CENTURION ATTACK SUBMARINE AUGUST 6, 1992 (Senate - August 06, 1992)

[Page: S11815]

Mr. D'AMATO. Mr. President, the July 1992 issue of `Proceedings' includes two letters on Centurion in the `Comment and Discussion' section from Lt. Bart Vinskey and Harold Hemond. I believe Lieutenant Vinskey and Mr. Hemond have correctly divined the essential elements of the Centurion.

I ask that the text of both letters be printed in the Record immediately after my remarks.

The letters follow:

`Centurion: The Changing Future of the Force'

Lieutenant Bart A. Vinskey, Supply Corps., U.S. Navy: Commander Peppe brings up many valid points, but his belief in the submarine as a `do-all' platform is invalid. That is what killed the Seawolf. The Navy made it a large, do-everything submarine and eventually priced it out of existence. Face it, if the Seawolf and its BSY-2 combat system were not so complicated, they would not be so expensive--and would be under construction and in production.

The Navy needs to return to basics and build capable--and affordable--weapon systems. What the submarine force needs is a boat to go in harm's way: a small submarine with four torpedo tubes, space for 24 weapons (cruise missiles and torpedoes), a 30-knot top speed, and relatively simple communications, electronic-support-measures, and sonar equipment.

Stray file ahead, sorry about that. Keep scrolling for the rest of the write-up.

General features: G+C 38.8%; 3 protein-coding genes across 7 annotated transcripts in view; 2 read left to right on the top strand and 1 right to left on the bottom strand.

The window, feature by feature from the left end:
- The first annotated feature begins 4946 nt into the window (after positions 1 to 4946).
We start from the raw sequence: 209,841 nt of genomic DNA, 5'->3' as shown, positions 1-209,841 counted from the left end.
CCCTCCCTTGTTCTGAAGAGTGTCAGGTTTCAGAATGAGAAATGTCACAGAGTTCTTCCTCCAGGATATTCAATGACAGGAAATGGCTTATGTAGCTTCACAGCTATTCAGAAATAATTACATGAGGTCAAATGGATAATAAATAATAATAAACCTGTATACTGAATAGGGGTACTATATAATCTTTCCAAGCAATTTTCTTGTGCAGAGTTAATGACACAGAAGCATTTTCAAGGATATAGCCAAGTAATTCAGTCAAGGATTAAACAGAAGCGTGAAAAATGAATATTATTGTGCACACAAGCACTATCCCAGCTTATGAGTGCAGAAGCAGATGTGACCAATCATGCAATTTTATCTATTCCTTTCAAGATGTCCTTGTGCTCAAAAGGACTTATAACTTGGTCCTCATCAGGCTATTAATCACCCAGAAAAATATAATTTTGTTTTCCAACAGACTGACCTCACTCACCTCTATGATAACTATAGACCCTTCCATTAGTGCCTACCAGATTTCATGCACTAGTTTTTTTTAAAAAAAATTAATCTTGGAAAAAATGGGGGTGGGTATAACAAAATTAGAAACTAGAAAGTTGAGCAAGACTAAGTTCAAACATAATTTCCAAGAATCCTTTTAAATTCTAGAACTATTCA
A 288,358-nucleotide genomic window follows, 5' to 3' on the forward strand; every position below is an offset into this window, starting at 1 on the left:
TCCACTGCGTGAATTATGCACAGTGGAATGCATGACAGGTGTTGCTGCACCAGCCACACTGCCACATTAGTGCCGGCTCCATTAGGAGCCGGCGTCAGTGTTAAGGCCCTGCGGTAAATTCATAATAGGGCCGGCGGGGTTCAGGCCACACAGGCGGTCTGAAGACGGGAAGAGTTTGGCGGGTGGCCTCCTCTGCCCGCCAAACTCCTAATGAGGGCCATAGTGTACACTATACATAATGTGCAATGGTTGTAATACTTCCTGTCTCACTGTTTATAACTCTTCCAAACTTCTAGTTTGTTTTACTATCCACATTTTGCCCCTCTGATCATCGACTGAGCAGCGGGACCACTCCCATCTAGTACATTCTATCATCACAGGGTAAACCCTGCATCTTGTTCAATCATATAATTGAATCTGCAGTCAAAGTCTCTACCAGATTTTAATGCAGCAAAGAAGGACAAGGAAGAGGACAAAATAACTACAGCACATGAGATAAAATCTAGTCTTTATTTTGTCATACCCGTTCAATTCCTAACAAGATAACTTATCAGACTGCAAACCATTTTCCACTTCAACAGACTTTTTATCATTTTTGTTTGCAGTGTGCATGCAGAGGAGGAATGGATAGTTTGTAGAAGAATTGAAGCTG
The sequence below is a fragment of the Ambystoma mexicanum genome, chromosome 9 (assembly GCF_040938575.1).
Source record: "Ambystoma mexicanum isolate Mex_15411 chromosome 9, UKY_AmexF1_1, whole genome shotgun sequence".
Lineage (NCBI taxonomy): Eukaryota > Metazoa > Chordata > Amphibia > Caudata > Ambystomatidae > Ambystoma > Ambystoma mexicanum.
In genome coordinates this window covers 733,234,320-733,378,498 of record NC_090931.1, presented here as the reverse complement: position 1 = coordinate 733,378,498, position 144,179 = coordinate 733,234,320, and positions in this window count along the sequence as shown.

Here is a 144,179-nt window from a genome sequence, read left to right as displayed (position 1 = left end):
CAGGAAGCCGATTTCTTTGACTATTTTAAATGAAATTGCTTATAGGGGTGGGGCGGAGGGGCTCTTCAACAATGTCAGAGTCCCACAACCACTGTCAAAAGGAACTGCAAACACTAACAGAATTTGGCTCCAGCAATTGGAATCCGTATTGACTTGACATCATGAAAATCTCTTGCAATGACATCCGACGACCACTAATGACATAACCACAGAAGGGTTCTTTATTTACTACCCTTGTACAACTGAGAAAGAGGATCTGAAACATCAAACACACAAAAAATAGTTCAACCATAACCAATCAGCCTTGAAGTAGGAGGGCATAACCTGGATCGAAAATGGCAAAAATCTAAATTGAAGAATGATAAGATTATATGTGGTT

The submarine service doesn't need to invent new roles or cross over to other communities' roles. Ten years ago, after the Argentine Navy cruiser General Belgrano was sunk by a British submarine, the rest of the Argentine Navy stayed in port--while British amphibious forces re-took the Falkland Islands. That's the role for us--sinking enemy submarines and surface ships--and that's what we should be building submarines to do.

Harold C. Hemond: Commander Peppe wrote very convincingly of the characteristics that must be incorporated into the next generation of nuclear-powered attack submarine, the Centurion.

However, except by implication, he overlooked probably the most important characteristic. If the Centurion is to avoid the fate of the Seawolf, it must be drastically less expensive. If the Centurion is half the price of the Seawolf, it may get favorable attention in the Congress. To ensure congressional support, the goal should be more like one-third the cost of the Seawolf.

The Navy and its suppliers are not accustomed to cost as a dominant characteristic in weapons procurement, but this is part of the changing future of the force. The Centurion must be everything Commander Peppe catalogues, but it must be affordable--or it will never exist.